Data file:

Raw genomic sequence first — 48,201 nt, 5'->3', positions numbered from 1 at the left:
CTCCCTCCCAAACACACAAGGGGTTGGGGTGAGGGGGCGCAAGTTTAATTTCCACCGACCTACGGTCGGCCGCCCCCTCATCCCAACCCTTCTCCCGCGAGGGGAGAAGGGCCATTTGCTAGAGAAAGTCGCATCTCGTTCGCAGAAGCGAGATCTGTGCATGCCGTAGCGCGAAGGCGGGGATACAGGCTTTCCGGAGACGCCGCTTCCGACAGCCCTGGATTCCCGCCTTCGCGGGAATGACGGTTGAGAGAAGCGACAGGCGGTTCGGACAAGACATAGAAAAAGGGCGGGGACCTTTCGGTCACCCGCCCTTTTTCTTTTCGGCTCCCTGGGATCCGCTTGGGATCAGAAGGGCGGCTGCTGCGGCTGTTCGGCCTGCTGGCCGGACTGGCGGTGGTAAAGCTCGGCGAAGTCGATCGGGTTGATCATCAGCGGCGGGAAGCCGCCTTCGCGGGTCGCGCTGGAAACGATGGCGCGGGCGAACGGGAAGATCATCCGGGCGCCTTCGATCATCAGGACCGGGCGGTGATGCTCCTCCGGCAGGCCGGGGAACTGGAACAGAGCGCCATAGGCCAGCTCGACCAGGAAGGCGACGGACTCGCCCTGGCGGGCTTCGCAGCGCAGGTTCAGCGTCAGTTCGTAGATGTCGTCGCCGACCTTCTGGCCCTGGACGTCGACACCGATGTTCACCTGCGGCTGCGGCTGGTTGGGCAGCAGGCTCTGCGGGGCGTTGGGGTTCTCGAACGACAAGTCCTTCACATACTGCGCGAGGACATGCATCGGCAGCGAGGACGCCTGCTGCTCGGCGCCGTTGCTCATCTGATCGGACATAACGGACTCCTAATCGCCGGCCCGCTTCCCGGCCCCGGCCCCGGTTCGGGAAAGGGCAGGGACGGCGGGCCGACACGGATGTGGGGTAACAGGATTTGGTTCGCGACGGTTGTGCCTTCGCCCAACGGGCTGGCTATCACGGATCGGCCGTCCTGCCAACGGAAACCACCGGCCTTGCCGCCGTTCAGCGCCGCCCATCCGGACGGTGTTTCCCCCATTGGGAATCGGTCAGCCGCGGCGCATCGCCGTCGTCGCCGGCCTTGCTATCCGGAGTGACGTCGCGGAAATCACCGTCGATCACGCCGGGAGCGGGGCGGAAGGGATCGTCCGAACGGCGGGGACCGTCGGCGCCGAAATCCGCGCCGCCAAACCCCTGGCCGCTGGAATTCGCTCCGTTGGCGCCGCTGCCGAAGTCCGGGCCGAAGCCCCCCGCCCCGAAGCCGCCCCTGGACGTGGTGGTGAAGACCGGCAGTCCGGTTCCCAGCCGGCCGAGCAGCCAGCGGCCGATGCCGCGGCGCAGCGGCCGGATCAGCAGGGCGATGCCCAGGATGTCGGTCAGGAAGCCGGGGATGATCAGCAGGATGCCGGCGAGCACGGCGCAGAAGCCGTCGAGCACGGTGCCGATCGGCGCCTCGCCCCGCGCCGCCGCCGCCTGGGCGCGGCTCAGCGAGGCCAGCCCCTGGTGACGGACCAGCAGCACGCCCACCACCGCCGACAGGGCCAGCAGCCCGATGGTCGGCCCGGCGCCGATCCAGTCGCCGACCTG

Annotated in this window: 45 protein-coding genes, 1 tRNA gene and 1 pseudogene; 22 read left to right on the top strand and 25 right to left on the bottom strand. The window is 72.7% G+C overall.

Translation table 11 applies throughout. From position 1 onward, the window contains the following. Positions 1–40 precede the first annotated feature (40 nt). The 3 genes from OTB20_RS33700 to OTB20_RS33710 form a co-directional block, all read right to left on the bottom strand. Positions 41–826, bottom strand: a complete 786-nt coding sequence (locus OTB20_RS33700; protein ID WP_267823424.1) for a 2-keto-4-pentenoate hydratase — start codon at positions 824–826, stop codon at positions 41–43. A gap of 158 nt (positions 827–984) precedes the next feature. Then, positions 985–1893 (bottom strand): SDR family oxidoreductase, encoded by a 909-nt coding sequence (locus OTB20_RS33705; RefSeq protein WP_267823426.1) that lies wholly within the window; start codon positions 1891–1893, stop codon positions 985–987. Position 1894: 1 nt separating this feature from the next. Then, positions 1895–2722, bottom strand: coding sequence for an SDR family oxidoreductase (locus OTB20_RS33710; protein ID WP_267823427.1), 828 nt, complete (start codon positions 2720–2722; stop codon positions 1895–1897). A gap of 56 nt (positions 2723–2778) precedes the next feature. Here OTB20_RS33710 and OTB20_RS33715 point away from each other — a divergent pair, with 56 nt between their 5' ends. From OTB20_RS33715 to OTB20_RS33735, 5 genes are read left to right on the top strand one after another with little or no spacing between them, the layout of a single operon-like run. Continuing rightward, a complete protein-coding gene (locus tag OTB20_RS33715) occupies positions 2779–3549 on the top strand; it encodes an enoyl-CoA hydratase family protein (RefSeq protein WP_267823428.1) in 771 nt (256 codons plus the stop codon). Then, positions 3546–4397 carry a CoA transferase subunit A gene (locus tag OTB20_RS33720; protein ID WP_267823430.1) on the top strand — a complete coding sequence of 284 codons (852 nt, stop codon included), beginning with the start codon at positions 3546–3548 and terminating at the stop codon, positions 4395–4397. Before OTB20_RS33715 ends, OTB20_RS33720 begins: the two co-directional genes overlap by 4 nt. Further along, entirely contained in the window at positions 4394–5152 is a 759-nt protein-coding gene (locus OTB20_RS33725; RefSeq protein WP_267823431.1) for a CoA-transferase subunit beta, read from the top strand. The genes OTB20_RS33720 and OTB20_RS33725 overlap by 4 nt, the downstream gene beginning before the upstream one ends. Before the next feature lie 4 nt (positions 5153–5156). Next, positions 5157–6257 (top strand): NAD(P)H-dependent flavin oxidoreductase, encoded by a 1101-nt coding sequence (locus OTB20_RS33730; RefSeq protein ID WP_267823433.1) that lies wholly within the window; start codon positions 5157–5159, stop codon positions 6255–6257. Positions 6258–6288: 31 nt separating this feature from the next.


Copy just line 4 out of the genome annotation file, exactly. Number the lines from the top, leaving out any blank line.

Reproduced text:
Translation table 11 applies throughout. From position 1 onward, the window contains the following. Positions 1–40 precede the first annotated feature (40 nt). The 3 genes from OTB20_RS33700 to OTB20_RS33710 form a co-directional block, all read right to left on the bottom strand. Positions 41–826, bottom strand: a complete 786-nt coding sequence (locus OTB20_RS33700; protein ID WP_267823424.1) for a 2-keto-4-pentenoate hydratase — start codon at positions 824–826, stop codon at positions 41–43. A gap of 158 nt (positions 827–984) precedes the next feature. Then, positions 985–1893 (bottom strand): SDR family oxidoreductase, encoded by a 909-nt coding sequence (locus OTB20_RS33705; RefSeq protein WP_267823426.1) that lies wholly within the window; start codon positions 1891–1893, stop codon positions 985–987. Position 1894: 1 nt separating this feature from the next. Then, positions 1895–2722, bottom strand: coding sequence for an SDR family oxidoreductase (locus OTB20_RS33710; protein ID WP_267823427.1), 828 nt, complete (start codon positions 2720–2722; stop codon positions 1895–1897). A gap of 56 nt (positions 2723–2778) precedes the next feature. Here OTB20_RS33710 and OTB20_RS33715 point away from each other — a divergent pair, with 56 nt between their 5' ends. From OTB20_RS33715 to OTB20_RS33735, 5 genes are read left to right on the top strand one after another with little or no spacing between them, the layout of a single operon-like run. Continuing rightward, a complete protein-coding gene (locus tag OTB20_RS33715) occupies positions 2779–3549 on the top strand; it encodes an enoyl-CoA hydratase family protein (RefSeq protein WP_267823428.1) in 771 nt (256 codons plus the stop codon). Then, positions 3546–4397 carry a CoA transferase subunit A gene (locus tag OTB20_RS33720; protein ID WP_267823430.1) on the top strand — a complete coding sequence of 284 codons (852 nt, stop codon included), beginning with the start codon at positions 3546–3548 and terminating at the stop codon, positions 4395–4397. Before OTB20_RS33715 ends, OTB20_RS33720 begins: the two co-directional genes overlap by 4 nt. Further along, entirely contained in the window at positions 4394–5152 is a 759-nt protein-coding gene (locus OTB20_RS33725; RefSeq protein WP_267823431.1) for a CoA-transferase subunit beta, read from the top strand. The genes OTB20_RS33720 and OTB20_RS33725 overlap by 4 nt, the downstream gene beginning before the upstream one ends. Before the next feature lie 4 nt (positions 5153–5156). Next, positions 5157–6257 (top strand): NAD(P)H-dependent flavin oxidoreductase, encoded by a 1101-nt coding sequence (locus OTB20_RS33730; RefSeq protein ID WP_267823433.1) that lies wholly within the window; start codon positions 5157–5159, stop codon positions 6255–6257. Positions 6258–6288: 31 nt separating this feature from the next.